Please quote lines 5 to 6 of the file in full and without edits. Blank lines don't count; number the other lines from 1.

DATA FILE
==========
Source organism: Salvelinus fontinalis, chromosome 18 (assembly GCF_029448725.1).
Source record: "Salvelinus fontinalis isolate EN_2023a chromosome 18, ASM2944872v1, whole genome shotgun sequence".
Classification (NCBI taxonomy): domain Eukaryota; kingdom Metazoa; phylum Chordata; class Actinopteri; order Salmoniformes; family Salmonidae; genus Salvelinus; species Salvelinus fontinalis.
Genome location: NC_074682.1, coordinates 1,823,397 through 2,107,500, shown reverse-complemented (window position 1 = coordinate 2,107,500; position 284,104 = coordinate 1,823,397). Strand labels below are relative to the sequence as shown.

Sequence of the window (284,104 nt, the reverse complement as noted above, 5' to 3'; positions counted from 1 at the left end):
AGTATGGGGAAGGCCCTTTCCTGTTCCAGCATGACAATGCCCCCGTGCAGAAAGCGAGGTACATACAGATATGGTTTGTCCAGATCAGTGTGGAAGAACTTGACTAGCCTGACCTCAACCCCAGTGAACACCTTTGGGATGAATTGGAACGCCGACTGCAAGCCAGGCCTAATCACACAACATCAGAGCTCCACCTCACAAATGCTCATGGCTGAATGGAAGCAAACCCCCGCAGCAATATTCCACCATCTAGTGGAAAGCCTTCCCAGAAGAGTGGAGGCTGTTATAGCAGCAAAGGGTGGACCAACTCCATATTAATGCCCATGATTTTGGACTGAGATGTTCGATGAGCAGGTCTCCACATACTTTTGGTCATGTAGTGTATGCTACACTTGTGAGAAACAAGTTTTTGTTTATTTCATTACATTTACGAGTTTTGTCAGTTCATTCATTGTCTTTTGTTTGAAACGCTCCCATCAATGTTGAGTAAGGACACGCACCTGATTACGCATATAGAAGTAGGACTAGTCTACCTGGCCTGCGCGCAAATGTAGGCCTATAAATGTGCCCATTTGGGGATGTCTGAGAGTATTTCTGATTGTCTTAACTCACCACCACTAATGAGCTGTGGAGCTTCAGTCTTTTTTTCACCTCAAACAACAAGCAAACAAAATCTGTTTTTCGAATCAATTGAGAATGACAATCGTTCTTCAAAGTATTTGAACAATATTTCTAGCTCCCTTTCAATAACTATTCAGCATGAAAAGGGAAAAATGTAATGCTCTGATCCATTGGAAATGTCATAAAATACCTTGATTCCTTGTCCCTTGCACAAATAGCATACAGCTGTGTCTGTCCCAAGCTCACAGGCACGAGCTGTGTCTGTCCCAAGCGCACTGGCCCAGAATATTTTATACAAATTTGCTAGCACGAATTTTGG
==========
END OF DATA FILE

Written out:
Sequence of the window (284,104 nt, the reverse complement as noted above, 5' to 3'; positions counted from 1 at the left end):
AGTATGGGGAAGGCCCTTTCCTGTTCCAGCATGACAATGCCCCCGTGCAGAAAGCGAGGTACATACAGATATGGTTTGTCCAGATCAGTGTGGAAGAACTTGACTAGCCTGACCTCAACCCCAGTGAACACCTTTGGGATGAATTGGAACGCCGACTGCAAGCCAGGCCTAATCACACAACATCAGAGCTCCACCTCACAAATGCTCATGGCTGAATGGAAGCAAACCCCCGCAGCAATATTCCACCATCTAGTGGAAAGCCTTCCCAGAAGAGTGGAGGCTGTTATAGCAGCAAAGGGTGGACCAACTCCATATTAATGCCCATGATTTTGGACTGAGATGTTCGATGAGCAGGTCTCCACATACTTTTGGTCATGTAGTGTATGCTACACTTGTGAGAAACAAGTTTTTGTTTATTTCATTACATTTACGAGTTTTGTCAGTTCATTCATTGTCTTTTGTTTGAAACGCTCCCATCAATGTTGAGTAAGGACACGCACCTGATTACGCATATAGAAGTAGGACTAGTCTACCTGGCCTGCGCGCAAATGTAGGCCTATAAATGTGCCCATTTGGGGATGTCTGAGAGTATTTCTGATTGTCTTAACTCACCACCACTAATGAGCTGTGGAGCTTCAGTCTTTTTTTCACCTCAAACAACAAGCAAACAAAATCTGTTTTTCGAATCAATTGAGAATGACAATCGTTCTTCAAAGTATTTGAACAATATTTCTAGCTCCCTTTCAATAACTATTCAGCATGAAAAGGGAAAAATGTAATGCTCTGATCCATTGGAAATGTCATAAAATACCTTGATTCCTTGTCCCTTGCACAAATAGCATACAGCTGTGTCTGTCCCAAGCTCACAGGCACGAGCTGTGTCTGTCCCAAGCGCACTGGCCCAGAATATTTTATACAAATTTGCTAGCACGAATTTTGG